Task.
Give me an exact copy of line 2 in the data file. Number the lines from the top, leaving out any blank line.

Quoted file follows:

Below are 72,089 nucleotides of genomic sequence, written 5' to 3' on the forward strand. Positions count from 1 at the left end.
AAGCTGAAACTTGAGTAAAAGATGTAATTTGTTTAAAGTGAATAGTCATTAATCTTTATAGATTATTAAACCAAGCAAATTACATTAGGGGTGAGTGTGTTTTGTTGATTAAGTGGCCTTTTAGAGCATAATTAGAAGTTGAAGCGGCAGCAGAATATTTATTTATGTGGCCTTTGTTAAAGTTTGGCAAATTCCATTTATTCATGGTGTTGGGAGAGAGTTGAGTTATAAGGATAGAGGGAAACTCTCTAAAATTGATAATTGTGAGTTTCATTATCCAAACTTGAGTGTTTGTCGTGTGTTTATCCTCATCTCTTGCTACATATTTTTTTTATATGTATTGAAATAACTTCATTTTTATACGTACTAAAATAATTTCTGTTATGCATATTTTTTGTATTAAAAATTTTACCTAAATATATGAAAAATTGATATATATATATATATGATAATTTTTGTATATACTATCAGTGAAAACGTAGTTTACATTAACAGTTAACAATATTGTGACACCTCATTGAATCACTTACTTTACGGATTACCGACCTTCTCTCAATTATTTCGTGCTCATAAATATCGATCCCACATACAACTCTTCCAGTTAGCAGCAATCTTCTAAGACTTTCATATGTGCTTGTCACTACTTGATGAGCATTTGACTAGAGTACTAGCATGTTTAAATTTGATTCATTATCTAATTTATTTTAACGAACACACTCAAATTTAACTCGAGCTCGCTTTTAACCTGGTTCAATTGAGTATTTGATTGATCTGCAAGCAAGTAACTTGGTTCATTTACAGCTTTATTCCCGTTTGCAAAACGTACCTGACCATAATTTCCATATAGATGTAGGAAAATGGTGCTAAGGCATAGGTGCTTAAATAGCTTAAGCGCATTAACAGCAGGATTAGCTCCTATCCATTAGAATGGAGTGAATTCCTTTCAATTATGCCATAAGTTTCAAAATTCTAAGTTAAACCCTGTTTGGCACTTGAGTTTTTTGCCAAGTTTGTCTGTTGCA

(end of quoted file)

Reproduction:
AAGCTGAAACTTGAGTAAAAGATGTAATTTGTTTAAAGTGAATAGTCATTAATCTTTATAGATTATTAAACCAAGCAAATTACATTAGGGGTGAGTGTGTTTTGTTGATTAAGTGGCCTTTTAGAGCATAATTAGAAGTTGAAGCGGCAGCAGAATATTTATTTATGTGGCCTTTGTTAAAGTTTGGCAAATTCCATTTATTCATGGTGTTGGGAGAGAGTTGAGTTATAAGGATAGAGGGAAACTCTCTAAAATTGATAATTGTGAGTTTCATTATCCAAACTTGAGTGTTTGTCGTGTGTTTATCCTCATCTCTTGCTACATATTTTTTTTATATGTATTGAAATAACTTCATTTTTATACGTACTAAAATAATTTCTGTTATGCATATTTTTTGTATTAAAAATTTTACCTAAATATATGAAAAATTGATATATATATATATATGATAATTTTTGTATATACTATCAGTGAAAACGTAGTTTACATTAACAGTTAACAATATTGTGACACCTCATTGAATCACTTACTTTACGGATTACCGACCTTCTCTCAATTATTTCGTGCTCATAAATATCGATCCCACATACAACTCTTCCAGTTAGCAGCAATCTTCTAAGACTTTCATATGTGCTTGTCACTACTTGATGAGCATTTGACTAGAGTACTAGCATGTTTAAATTTGATTCATTATCTAATTTATTTTAACGAACACACTCAAATTTAACTCGAGCTCGCTTTTAACCTGGTTCAATTGAGTATTTGATTGATCTGCAAGCAAGTAACTTGGTTCATTTACAGCTTTATTCCCGTTTGCAAAACGTACCTGACCATAATTTCCATATAGATGTAGGAAAATGGTGCTAAGGCATAGGTGCTTAAATAGCTTAAGCGCATTAACAGCAGGATTAGCTCCTATCCATTAGAATGGAGTGAATTCCTTTCAATTATGCCATAAGTTTCAAAATTCTAAGTTAAACCCTGTTTGGCACTTGAGTTTTTTGCCAAGTTTGTCTGTTGCA